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Do you feel like your friends are flourishing and you're not? They're in supportive relationships, happy, motivated, thriving, doing what they love, and facing life with hope and resilience!
You feel like you're in a rut. You've lost your joy and direction in life. You feel aimless and unmotivated.
"What's happening to me?" you ask yourself.
You could be languishing.
Understanding what languishing is can help you identify the causes, signs, and steps you can take to improve your mental well-being.
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What is languishing?
People who are languishing experience a decline in emotional, social, and psychological well-being.
Although they can work and manage their day-to-day responsibilities, they feel unfulfilled and unhappy about their lives.
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If you're languishing, you'e not depressed — you're somewhere between good mental health and depression.
It's easy to mistake languishing for depression or burnout.
Depression is a severe mental illness that causes regular sadness and affects your ability to function in everyday life. Burnout is work-related stress caused by poor work-life balance.
Some causes of languishing
Unmet basic needs
During the COVID-19 pandemic, many people were isolated from loved ones and lost their jobs and homes.
For some people, basic human needs for food, shelter, safety, and companionship were unmet. These situations negatively affected their mental well-being.
Overwhelming and stressful situations can also cause languishing.
If you find yourself in a stressful work environment where you're constantly juggling multiple tasks without recognition for your efforts and no work-life balance, you may feel like there's no hope for a rewarding career.
We need relationships. As human beings, we have an internal desire to connect with others and build friendships.
Feeling connected to others improves our emotional and mental well-being. Long periods of isolation can cause languishing.
Conflicting values and goals
Sometimes, conflicting personal goals and values can cause languishing.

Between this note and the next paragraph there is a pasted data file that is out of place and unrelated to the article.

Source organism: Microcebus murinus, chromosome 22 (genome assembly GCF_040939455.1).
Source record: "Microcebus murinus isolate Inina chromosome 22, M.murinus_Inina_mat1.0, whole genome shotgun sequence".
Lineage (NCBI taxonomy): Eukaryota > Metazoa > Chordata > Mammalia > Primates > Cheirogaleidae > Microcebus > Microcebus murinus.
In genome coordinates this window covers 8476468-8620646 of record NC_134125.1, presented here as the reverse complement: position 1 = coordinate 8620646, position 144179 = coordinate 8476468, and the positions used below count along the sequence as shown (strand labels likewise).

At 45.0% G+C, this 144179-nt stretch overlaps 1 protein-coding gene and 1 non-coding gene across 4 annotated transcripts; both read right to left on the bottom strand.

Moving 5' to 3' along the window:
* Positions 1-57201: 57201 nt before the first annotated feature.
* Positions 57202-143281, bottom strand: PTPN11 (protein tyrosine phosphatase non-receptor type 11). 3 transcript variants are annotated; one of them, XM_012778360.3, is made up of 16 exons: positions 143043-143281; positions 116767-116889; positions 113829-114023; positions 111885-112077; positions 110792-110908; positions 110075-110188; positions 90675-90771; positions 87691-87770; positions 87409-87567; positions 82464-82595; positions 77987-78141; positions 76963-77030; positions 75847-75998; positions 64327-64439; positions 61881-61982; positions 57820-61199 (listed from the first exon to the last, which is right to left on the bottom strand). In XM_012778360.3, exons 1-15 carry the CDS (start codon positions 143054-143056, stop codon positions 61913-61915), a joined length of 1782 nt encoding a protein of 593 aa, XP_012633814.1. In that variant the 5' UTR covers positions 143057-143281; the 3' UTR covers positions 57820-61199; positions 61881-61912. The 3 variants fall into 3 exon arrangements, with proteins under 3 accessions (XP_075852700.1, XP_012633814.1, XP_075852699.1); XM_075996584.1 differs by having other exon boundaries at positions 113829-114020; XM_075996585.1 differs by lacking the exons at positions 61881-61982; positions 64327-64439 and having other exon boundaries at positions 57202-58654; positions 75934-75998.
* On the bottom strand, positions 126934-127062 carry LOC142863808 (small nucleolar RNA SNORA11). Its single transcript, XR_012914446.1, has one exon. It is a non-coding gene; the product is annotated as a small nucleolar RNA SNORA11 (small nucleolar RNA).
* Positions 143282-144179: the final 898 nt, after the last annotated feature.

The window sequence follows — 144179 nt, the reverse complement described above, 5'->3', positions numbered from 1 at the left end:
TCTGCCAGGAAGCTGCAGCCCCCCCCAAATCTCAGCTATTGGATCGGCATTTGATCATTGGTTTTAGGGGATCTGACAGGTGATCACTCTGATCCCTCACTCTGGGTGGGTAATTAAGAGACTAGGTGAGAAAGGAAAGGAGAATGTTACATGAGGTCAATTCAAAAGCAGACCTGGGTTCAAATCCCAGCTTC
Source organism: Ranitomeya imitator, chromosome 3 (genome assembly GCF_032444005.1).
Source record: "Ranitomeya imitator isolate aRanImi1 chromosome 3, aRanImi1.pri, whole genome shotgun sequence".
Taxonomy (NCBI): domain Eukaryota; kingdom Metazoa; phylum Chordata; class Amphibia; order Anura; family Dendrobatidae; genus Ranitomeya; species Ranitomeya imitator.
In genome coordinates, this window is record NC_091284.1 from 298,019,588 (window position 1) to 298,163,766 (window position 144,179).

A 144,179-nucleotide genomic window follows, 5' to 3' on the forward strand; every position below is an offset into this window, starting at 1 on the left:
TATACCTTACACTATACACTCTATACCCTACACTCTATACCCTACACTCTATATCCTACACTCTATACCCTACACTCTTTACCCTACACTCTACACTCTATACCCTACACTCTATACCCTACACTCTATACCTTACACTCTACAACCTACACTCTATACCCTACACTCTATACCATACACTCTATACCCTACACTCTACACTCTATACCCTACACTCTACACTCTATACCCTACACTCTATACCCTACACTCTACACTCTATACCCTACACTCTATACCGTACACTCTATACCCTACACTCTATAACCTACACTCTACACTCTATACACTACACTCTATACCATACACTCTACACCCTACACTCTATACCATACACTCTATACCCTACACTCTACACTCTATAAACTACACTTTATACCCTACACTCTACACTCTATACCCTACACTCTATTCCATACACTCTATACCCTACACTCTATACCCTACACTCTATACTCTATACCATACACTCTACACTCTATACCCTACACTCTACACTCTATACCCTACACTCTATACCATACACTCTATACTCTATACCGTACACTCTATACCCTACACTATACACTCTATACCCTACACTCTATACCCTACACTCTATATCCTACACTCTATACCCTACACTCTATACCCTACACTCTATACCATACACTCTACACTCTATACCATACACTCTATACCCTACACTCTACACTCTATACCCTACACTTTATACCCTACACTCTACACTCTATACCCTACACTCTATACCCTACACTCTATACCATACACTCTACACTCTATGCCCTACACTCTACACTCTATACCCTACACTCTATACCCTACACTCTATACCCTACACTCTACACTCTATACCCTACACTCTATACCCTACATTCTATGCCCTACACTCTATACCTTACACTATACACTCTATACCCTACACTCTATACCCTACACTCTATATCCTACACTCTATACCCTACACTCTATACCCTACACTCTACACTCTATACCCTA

For example, if you value honesty and you want to leave a work environment where leaders are dishonest, you could find yourself languishing if you're unable to find a better job or you can't resign because you need the income. Image by Vectorjuice on Freepik
How to move from languishing to flourishing
If you're experiencing languishing, here are some steps you can take to gradually restore your mental well-being and feel better about yourself.
Consistent exercise routine
Physical activity can improve mentalhealth. Think about activities and experiences you enjoy and set aside time to start participating in them again. For example, join a bowling club or a running group.
Value your relationships
Spend time with your family and friends. Their love, support, and encouragement can bring you joy and the motivation you need to focus on your dreams and goals during tough times.
Practice mindfulness and self-care
Be gentle with yourself. Acknowledge your feelings and thoughts, but don't judge yourself. Don't compare yourself with coworkers or friends. Find ways to reduce stress and rejuvenate your mind and body.
Get professional help and coaching
A coach or mental health professional can help you set a series of small goals that increase your motivation to achieve them. They can also help you focus on your strengths and identify activities that you find meaningful and enjoyable.
Susan is languishing. Her friends are being promoted, but she has been in the same job for over five years despite her efforts to get a promotion. What should Susan do to improve her mental health? Select all that apply:
Languishing is not a permanent mental state. You have the power to change it! Start your journey to better mental health by taking the following steps to start flourishing again: